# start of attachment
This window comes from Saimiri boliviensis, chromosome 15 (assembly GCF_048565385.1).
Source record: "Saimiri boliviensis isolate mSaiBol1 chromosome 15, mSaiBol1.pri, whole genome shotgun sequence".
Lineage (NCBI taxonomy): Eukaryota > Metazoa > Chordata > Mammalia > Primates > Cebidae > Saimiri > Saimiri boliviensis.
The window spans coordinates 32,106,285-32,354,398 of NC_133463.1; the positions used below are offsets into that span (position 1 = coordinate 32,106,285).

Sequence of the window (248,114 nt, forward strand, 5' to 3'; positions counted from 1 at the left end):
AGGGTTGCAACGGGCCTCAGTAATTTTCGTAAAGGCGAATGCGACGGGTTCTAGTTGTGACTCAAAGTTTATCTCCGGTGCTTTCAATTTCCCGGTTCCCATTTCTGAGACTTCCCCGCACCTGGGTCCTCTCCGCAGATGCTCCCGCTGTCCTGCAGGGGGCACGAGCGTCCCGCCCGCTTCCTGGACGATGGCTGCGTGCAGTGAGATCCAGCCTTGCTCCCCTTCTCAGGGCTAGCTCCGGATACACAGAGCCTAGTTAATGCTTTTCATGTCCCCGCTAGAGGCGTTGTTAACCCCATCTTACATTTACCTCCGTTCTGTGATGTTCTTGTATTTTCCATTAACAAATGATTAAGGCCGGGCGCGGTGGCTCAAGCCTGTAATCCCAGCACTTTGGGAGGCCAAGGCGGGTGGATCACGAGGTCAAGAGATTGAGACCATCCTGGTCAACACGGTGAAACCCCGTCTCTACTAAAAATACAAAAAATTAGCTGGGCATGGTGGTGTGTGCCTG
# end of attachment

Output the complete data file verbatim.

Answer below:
This window comes from Saimiri boliviensis, chromosome 15 (assembly GCF_048565385.1).
Source record: "Saimiri boliviensis isolate mSaiBol1 chromosome 15, mSaiBol1.pri, whole genome shotgun sequence".
Lineage (NCBI taxonomy): Eukaryota > Metazoa > Chordata > Mammalia > Primates > Cebidae > Saimiri > Saimiri boliviensis.
The window spans coordinates 32,106,285-32,354,398 of NC_133463.1; the positions used below are offsets into that span (position 1 = coordinate 32,106,285).

Sequence of the window (248,114 nt, forward strand, 5' to 3'; positions counted from 1 at the left end):
AGGGTTGCAACGGGCCTCAGTAATTTTCGTAAAGGCGAATGCGACGGGTTCTAGTTGTGACTCAAAGTTTATCTCCGGTGCTTTCAATTTCCCGGTTCCCATTTCTGAGACTTCCCCGCACCTGGGTCCTCTCCGCAGATGCTCCCGCTGTCCTGCAGGGGGCACGAGCGTCCCGCCCGCTTCCTGGACGATGGCTGCGTGCAGTGAGATCCAGCCTTGCTCCCCTTCTCAGGGCTAGCTCCGGATACACAGAGCCTAGTTAATGCTTTTCATGTCCCCGCTAGAGGCGTTGTTAACCCCATCTTACATTTACCTCCGTTCTGTGATGTTCTTGTATTTTCCATTAACAAATGATTAAGGCCGGGCGCGGTGGCTCAAGCCTGTAATCCCAGCACTTTGGGAGGCCAAGGCGGGTGGATCACGAGGTCAAGAGATTGAGACCATCCTGGTCAACACGGTGAAACCCCGTCTCTACTAAAAATACAAAAAATTAGCTGGGCATGGTGGTGTGTGCCTG